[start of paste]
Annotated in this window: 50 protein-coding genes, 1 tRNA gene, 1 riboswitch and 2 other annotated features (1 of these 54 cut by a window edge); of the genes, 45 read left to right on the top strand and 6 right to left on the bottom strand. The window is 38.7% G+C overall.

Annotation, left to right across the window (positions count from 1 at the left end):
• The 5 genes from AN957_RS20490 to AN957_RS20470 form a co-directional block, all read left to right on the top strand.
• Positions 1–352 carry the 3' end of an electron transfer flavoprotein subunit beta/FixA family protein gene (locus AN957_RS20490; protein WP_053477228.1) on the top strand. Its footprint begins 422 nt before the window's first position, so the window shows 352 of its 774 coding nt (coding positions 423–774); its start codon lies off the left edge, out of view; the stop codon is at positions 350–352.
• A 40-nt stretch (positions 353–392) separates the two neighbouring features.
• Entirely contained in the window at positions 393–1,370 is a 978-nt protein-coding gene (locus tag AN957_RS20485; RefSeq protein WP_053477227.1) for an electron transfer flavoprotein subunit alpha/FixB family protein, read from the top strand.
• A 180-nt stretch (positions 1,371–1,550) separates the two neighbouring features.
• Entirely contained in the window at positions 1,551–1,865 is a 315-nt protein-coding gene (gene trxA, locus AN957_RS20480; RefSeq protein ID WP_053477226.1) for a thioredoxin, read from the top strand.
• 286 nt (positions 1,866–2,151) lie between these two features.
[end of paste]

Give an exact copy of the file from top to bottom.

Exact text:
Annotated in this window: 50 protein-coding genes, 1 tRNA gene, 1 riboswitch and 2 other annotated features (1 of these 54 cut by a window edge); of the genes, 45 read left to right on the top strand and 6 right to left on the bottom strand. The window is 38.7% G+C overall.

Annotation, left to right across the window (positions count from 1 at the left end):
• The 5 genes from AN957_RS20490 to AN957_RS20470 form a co-directional block, all read left to right on the top strand.
• Positions 1–352 carry the 3' end of an electron transfer flavoprotein subunit beta/FixA family protein gene (locus AN957_RS20490; protein WP_053477228.1) on the top strand. Its footprint begins 422 nt before the window's first position, so the window shows 352 of its 774 coding nt (coding positions 423–774); its start codon lies off the left edge, out of view; the stop codon is at positions 350–352.
• A 40-nt stretch (positions 353–392) separates the two neighbouring features.
• Entirely contained in the window at positions 393–1,370 is a 978-nt protein-coding gene (locus tag AN957_RS20485; RefSeq protein WP_053477227.1) for an electron transfer flavoprotein subunit alpha/FixB family protein, read from the top strand.
• A 180-nt stretch (positions 1,371–1,550) separates the two neighbouring features.
• Entirely contained in the window at positions 1,551–1,865 is a 315-nt protein-coding gene (gene trxA, locus AN957_RS20480; RefSeq protein ID WP_053477226.1) for a thioredoxin, read from the top strand.
• 286 nt (positions 1,866–2,151) lie between these two features.